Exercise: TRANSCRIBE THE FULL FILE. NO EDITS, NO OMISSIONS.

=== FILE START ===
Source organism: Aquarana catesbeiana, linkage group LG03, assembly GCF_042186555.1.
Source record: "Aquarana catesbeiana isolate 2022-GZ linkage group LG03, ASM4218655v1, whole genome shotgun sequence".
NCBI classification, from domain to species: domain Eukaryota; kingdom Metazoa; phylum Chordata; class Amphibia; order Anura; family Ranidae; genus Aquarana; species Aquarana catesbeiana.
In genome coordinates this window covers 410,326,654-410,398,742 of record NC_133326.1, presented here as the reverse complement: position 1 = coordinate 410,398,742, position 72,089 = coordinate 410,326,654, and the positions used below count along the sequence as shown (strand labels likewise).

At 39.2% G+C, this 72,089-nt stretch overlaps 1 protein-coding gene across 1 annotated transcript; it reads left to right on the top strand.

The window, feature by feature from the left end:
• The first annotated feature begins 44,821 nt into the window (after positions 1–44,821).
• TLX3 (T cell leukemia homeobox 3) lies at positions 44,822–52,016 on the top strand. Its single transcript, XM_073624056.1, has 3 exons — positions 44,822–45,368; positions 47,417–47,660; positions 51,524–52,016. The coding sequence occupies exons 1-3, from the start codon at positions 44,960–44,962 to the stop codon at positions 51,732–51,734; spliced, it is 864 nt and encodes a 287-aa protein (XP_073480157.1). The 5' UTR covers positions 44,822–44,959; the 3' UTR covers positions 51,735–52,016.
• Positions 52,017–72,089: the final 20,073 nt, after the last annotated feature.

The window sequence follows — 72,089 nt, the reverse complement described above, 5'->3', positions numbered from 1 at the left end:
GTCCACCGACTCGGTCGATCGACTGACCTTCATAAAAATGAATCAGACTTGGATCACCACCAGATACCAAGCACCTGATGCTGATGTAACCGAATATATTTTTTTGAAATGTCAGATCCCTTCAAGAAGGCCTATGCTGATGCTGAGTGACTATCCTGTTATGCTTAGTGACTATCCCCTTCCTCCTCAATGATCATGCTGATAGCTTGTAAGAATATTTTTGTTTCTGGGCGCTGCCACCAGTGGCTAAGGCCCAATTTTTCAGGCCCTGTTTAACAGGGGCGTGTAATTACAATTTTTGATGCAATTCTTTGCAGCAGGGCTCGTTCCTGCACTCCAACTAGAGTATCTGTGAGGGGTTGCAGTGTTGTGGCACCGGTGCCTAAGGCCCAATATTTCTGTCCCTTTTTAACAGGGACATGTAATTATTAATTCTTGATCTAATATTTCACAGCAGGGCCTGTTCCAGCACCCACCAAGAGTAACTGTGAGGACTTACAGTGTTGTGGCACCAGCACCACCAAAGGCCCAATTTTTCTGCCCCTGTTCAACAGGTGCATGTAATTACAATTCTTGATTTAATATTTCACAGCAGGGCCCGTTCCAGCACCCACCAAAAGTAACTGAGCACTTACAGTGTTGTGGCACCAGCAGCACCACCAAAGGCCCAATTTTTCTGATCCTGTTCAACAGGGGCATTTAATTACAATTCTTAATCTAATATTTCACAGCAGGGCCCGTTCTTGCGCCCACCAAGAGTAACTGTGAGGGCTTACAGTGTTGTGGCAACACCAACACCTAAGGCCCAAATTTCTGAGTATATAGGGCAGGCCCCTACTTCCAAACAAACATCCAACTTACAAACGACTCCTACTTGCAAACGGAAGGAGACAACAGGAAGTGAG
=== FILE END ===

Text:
Source organism: Aquarana catesbeiana, linkage group LG03, assembly GCF_042186555.1.
Source record: "Aquarana catesbeiana isolate 2022-GZ linkage group LG03, ASM4218655v1, whole genome shotgun sequence".
NCBI classification, from domain to species: domain Eukaryota; kingdom Metazoa; phylum Chordata; class Amphibia; order Anura; family Ranidae; genus Aquarana; species Aquarana catesbeiana.
In genome coordinates this window covers 410,326,654-410,398,742 of record NC_133326.1, presented here as the reverse complement: position 1 = coordinate 410,398,742, position 72,089 = coordinate 410,326,654, and the positions used below count along the sequence as shown (strand labels likewise).

At 39.2% G+C, this 72,089-nt stretch overlaps 1 protein-coding gene across 1 annotated transcript; it reads left to right on the top strand.

The window, feature by feature from the left end:
• The first annotated feature begins 44,821 nt into the window (after positions 1–44,821).
• TLX3 (T cell leukemia homeobox 3) lies at positions 44,822–52,016 on the top strand. Its single transcript, XM_073624056.1, has 3 exons — positions 44,822–45,368; positions 47,417–47,660; positions 51,524–52,016. The coding sequence occupies exons 1-3, from the start codon at positions 44,960–44,962 to the stop codon at positions 51,732–51,734; spliced, it is 864 nt and encodes a 287-aa protein (XP_073480157.1). The 5' UTR covers positions 44,822–44,959; the 3' UTR covers positions 51,735–52,016.
• Positions 52,017–72,089: the final 20,073 nt, after the last annotated feature.

The window sequence follows — 72,089 nt, the reverse complement described above, 5'->3', positions numbered from 1 at the left end:
GTCCACCGACTCGGTCGATCGACTGACCTTCATAAAAATGAATCAGACTTGGATCACCACCAGATACCAAGCACCTGATGCTGATGTAACCGAATATATTTTTTTGAAATGTCAGATCCCTTCAAGAAGGCCTATGCTGATGCTGAGTGACTATCCTGTTATGCTTAGTGACTATCCCCTTCCTCCTCAATGATCATGCTGATAGCTTGTAAGAATATTTTTGTTTCTGGGCGCTGCCACCAGTGGCTAAGGCCCAATTTTTCAGGCCCTGTTTAACAGGGGCGTGTAATTACAATTTTTGATGCAATTCTTTGCAGCAGGGCTCGTTCCTGCACTCCAACTAGAGTATCTGTGAGGGGTTGCAGTGTTGTGGCACCGGTGCCTAAGGCCCAATATTTCTGTCCCTTTTTAACAGGGACATGTAATTATTAATTCTTGATCTAATATTTCACAGCAGGGCCTGTTCCAGCACCCACCAAGAGTAACTGTGAGGACTTACAGTGTTGTGGCACCAGCACCACCAAAGGCCCAATTTTTCTGCCCCTGTTCAACAGGTGCATGTAATTACAATTCTTGATTTAATATTTCACAGCAGGGCCCGTTCCAGCACCCACCAAAAGTAACTGAGCACTTACAGTGTTGTGGCACCAGCAGCACCACCAAAGGCCCAATTTTTCTGATCCTGTTCAACAGGGGCATTTAATTACAATTCTTAATCTAATATTTCACAGCAGGGCCCGTTCTTGCGCCCACCAAGAGTAACTGTGAGGGCTTACAGTGTTGTGGCAACACCAACACCTAAGGCCCAAATTTCTGAGTATATAGGGCAGGCCCCTACTTCCAAACAAACATCCAACTTACAAACGACTCCTACTTGCAAACGGAAGGAGACAACAGGAAGTGAG